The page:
Berliner weathers Mucha’s challenge, wins Stroke Play
NISKAYUNA Scott Berliner felt the pressure, but he survived.
On another day when even the shortest of putts demanded the utmost attention, the Normanside Country Club assistant pro held off relentless Bob Mucha to win the Northeastern New York PGA Stroke Play Championship by two shots Tuesday at Mohawk Golf Club.
It was the second straight Stroke Play crown for the reigning NENYPGA Player of the Year, and he also locked up his second straight points championship with only one major event left on the schedule. But it wasn’t easy by a long shot.
In fact, until Mucha’s double-bogey on the 17th hole, Berliner’s victory was very much in doubt.
Berliner ended up shooting another even-par 71 for a two-day total of 142, and he earned $2,700. Mucha, who started the day one shot behind, shot his second consecutive 72.
Even though Mohawk got drenched by rain late Monday night and early Tuesday morning, the greens were still extremely challenging. The pressure of playing in the club professionals’ top event also played a role in several missed putts.
The leaderboard was still bunched on the front nine, but Berliner and Mucha began to put some space on the rest of the field on the back nine.
Berliner reached the par-5 13th hole in two and tapped in for a birdie that put him one-under-par for both the day and the tournament, giving him a two-shot edge over Mucha, the head pro at Greenock Country Club.
But Mucha cut the deficit in half with a 12-foot birdie on the 14th hole after Berliner made a fine up-and-down par save.
Berliner missed an opportunity to widen his lead on the par-3 15th hole when he missed a two-foot birdie putt with a huge break. Ian Breen of Colonie Golf & Country Club, who was playing in the same lead group, four-putted that same green.
One of the turning points of the final round came on the 16th hole. Mucha hit a 6-iron to eight feet, and Berliner flew the green with a wedge. Although Berliner’s excellent flop shot from behind the green landed about three feet away, he missed the par putt, and Mucha had a chance to pull in front. But Mucha missed the birdie putt, and there was a tie for the lead.
But disaster struck Mucha on the 17th hole. He split the fairway with his tee shot, but he pulled his approach shot from a wet lie, and it landed near the lip of a bunker. He pitched out, but then three-putted for double-bogey. Berliner two-putted for par and took a two-shot lead into the final hole, where both players made comfortable pars.
“The 16th hole was a big turning point, in my opinion,” said Berliner. “I really thought I had made a good shot, and I was surprised the ball went over the green. I was happy with my flop shot, and I thought it landed even closer to the hole, but I missed that putt. When Bob missed his birdie putt, I really dodged a bullet there.”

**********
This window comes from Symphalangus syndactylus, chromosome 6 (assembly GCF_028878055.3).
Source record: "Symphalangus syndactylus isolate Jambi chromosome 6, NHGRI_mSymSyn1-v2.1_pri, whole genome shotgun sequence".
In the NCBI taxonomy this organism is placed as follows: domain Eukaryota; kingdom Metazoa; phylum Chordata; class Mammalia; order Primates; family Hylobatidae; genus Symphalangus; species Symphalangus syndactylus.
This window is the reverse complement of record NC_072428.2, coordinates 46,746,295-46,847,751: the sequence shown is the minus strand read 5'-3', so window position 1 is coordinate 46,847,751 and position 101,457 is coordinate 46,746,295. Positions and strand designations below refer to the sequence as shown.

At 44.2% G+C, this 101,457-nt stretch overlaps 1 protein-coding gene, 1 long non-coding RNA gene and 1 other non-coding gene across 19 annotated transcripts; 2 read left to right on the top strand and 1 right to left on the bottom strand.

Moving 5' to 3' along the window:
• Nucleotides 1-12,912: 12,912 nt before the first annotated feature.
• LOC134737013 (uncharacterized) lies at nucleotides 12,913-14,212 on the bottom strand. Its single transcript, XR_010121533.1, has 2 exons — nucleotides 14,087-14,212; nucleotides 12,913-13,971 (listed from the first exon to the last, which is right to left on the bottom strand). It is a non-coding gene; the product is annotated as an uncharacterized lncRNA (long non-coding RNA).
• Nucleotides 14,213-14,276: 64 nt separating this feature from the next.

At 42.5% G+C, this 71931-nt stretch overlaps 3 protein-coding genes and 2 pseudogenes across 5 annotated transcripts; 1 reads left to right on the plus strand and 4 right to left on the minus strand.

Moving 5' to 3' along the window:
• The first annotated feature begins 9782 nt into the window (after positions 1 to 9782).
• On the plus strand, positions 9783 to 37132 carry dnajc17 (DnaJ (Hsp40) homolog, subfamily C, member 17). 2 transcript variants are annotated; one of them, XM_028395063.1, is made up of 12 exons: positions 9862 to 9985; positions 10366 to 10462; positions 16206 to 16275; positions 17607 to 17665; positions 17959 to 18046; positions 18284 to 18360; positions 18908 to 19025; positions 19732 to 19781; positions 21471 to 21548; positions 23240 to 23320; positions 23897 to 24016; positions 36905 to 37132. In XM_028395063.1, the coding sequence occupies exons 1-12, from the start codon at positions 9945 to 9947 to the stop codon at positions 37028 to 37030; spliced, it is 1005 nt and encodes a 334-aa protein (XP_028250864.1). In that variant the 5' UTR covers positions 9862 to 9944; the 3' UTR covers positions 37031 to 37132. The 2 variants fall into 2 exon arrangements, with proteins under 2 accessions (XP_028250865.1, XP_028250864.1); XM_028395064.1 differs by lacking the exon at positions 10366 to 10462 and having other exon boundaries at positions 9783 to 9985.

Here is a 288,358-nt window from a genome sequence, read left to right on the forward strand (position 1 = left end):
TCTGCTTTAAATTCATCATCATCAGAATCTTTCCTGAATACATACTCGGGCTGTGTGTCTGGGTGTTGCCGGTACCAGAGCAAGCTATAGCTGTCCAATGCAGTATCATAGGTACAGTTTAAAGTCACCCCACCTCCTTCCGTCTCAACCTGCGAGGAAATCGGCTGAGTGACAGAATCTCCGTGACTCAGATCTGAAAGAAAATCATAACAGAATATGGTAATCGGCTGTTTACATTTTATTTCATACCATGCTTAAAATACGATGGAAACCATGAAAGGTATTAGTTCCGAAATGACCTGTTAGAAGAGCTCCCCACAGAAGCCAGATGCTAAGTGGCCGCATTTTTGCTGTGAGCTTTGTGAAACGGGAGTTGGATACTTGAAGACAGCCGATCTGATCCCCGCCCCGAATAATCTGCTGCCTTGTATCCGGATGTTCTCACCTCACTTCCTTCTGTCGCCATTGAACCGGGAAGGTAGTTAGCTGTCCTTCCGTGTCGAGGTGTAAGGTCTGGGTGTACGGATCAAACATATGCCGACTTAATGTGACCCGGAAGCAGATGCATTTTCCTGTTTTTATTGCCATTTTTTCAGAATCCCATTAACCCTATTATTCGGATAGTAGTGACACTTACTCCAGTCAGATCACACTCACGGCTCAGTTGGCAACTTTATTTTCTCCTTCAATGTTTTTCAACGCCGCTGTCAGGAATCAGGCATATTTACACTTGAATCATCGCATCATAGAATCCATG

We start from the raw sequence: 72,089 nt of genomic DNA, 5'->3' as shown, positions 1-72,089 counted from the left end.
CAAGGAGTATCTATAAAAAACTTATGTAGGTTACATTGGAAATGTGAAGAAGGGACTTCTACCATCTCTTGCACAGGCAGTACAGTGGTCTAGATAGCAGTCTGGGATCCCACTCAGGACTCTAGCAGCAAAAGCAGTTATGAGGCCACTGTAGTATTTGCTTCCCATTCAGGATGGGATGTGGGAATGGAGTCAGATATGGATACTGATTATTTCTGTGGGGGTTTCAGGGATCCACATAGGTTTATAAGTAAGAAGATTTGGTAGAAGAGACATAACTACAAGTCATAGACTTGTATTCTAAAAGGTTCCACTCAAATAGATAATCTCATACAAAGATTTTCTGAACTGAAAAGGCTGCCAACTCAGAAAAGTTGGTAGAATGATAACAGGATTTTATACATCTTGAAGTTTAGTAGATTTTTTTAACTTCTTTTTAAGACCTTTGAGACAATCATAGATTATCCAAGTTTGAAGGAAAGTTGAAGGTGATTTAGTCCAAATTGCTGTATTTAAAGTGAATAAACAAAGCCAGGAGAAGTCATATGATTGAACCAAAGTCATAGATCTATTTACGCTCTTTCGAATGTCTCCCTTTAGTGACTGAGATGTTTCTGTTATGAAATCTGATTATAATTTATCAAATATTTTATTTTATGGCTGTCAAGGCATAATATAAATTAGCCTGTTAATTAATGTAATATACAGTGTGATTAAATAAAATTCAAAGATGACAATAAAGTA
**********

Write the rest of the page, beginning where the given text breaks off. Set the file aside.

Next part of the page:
Berliner also admitted that he began doubting his putter after he missed that short birdie chance on 15.
“The putting demons were definitely there,” he said. “Instead of trying to make the putts, I was trying to get it close. It plays with your mind. And I knew that Bob wasn’t going to go away.
“I hit some good shots out there, but I didn’t putt very well, because once again I left myself with some tricky putts on the wrong side of the hole.”
Berliner, one of the longest club pros in the area, admitted that his length helped on a day when the course played extra long because of hte rain.
“I was just trying to keep my driver in play, but I gave myself very few opportunities for birdies. My length definitely paid off today,” he said.
“I know it seemed like it was match play out there with Bob and myself, but I also had to worry about Ian [Breen] and some of the other guys out there. I was trying not to treat it like match play.
“This was a tough grind over two days,” he said. “This is very nice to bring the trophy back to Normanside for another year. This is still the top prize for the local pros. Anytime you can put your name on the same trophy that Gene Sarazen did, it’s something special.”
Mucha knew he let some chances get away from him.
“That was a big turnaround on 16 when I missed that birdie putt,” he said. “I really could have put some pressure on Scott if I was able to take the lead on that hole.
“On the 17th hole, I was on the side of a bunker with a bad lie. I wasn’t that unhappy with my shot, but I didn’t think I would three-putt.
“I think the wet course really hurt me today, because I was hitting 6-irons when Scott was hitting a wedge. It’s tough playing Scott, because he’s not going to back up. I’m the kind of guy who makes a lot of pars, and the course definitely played long today. But I’m happy with the way I played. I didn’t struggle, and I had just that one bad hole.”
Scott Berliner (Normanside CC) 71-142, $2,700; Bob Mucha (Greenock CC) 72-144, $2,300; Ian Breen (Colonie G&CC) 73-145, $1,900; David Strawn (Cranwell Resort) 74-147, $1,650; Peter Gerard (Mill Road Acres) 75-148, $1,275; Nathan Kain (The Edison Club) 75-148, $1,275; Anders Mattson (Saratoga National GC) 72-149, $950; Josh Hillman (Berkshire Hills CC) 74-150, $395; Frank Mellet (Colonie G&CC) 75-150, $395; Kevin Bennison (Taconic GC) 75-151; Tom Oppedisano (McGregor Links CC) 75-151; Rick Pohle (Taconic GC) 72-151; John Souza (Stadium GC) 77-152; Tom Sullivan (Wyantenuck CC) 80-152; Tom Siddon (Massena CC0 77-153; Kevin Hughes (Saratoga G&P) 76-153; Ron Philo Sr. (PGA Life Member) 80-158; Paul Jaycox (Cobleskill G&CC) 79-159; John Neet (Golf Galaxy) 82-159; Glenn Davis (Albany CC) 75-160; Steve Plata (Saratoga National GC) 79-161; Steve Vatter (Capital Hills at Albany) 85-162; Noel Gebauer (Town of Colonie GC) 84-166.